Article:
As I walked towards another day of university with earphones plugged into my ears flipping through loads of playlists in the Spotify app trying to choose the perfect mix of songs to make my walk much more peaceful, I realized that streaming songs were slowly but surely reducing my love and excitement for music. It felt like nothing was perfect for the moment.
Meg Lethem, working at a bakery says “Using music rather than letting it be its own experience, that was the problem.” She did not like the way she used music so she cut off all her streaming services.
Such reckonings have become increasingly commonplace as a Bristol-based musician and audio engineer named Finlay Shakespeare says, ”With streaming services, things were starting to become more throwable and disposable. If I did not gel with an artist or a song from an album, I tended not to go back.” Shakespeare recently deleted his streaming accounts and bought a used i-pod on eBay.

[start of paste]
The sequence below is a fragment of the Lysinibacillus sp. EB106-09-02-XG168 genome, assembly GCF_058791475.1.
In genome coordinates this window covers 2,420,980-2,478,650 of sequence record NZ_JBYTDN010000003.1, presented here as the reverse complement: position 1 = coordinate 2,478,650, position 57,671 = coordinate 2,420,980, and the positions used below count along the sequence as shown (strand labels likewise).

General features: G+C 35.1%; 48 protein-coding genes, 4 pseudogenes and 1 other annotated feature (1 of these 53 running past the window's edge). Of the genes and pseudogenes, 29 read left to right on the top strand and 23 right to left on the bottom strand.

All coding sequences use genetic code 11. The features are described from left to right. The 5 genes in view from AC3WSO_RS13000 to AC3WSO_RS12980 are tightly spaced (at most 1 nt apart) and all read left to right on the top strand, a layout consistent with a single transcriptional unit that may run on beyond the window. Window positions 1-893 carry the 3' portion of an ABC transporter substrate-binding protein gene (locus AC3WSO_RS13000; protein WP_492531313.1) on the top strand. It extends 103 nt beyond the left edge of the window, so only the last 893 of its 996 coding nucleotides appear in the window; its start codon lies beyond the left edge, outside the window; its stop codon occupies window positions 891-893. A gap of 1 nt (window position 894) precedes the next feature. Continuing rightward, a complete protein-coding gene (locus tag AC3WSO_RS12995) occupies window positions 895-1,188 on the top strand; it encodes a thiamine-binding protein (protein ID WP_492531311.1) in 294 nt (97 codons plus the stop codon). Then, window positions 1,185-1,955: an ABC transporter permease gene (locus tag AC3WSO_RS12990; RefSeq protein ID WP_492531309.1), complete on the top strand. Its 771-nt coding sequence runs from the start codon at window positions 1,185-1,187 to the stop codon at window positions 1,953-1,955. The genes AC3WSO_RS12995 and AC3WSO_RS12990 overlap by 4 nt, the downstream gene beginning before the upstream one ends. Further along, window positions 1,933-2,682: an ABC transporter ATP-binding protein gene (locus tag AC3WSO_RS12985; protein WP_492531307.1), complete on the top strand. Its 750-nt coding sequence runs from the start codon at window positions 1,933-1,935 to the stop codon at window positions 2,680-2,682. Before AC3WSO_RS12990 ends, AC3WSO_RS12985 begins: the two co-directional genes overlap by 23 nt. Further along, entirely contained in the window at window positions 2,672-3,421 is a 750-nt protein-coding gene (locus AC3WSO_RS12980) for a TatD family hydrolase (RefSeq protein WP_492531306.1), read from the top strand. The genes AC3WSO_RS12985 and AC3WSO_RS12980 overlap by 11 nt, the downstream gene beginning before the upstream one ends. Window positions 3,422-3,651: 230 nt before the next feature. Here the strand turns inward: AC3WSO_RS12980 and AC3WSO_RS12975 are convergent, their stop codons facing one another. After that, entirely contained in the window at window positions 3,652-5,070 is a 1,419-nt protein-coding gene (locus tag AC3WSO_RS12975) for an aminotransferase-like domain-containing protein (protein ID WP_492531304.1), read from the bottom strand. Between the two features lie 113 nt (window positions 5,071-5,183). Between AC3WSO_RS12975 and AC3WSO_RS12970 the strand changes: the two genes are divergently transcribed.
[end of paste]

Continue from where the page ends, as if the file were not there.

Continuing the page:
Many feel that after deleting their streaming accounts their music experiences have become more focused and dedicated. It has become a little inconvenient as some reluctantly accept that they listen to less music now but now that they have to work to listen to songs, they feel more connected to them.
Some of the fans have deleted their accounts after finding out how much the artists are compensated by the platforms. They have now ditched mod cons for MP3s, CDs, and other DIY music formats like records, cassettes, Bandcamp, and Mixcloud, and all-in-all leaving music has led to a more meaningful daily experience of music.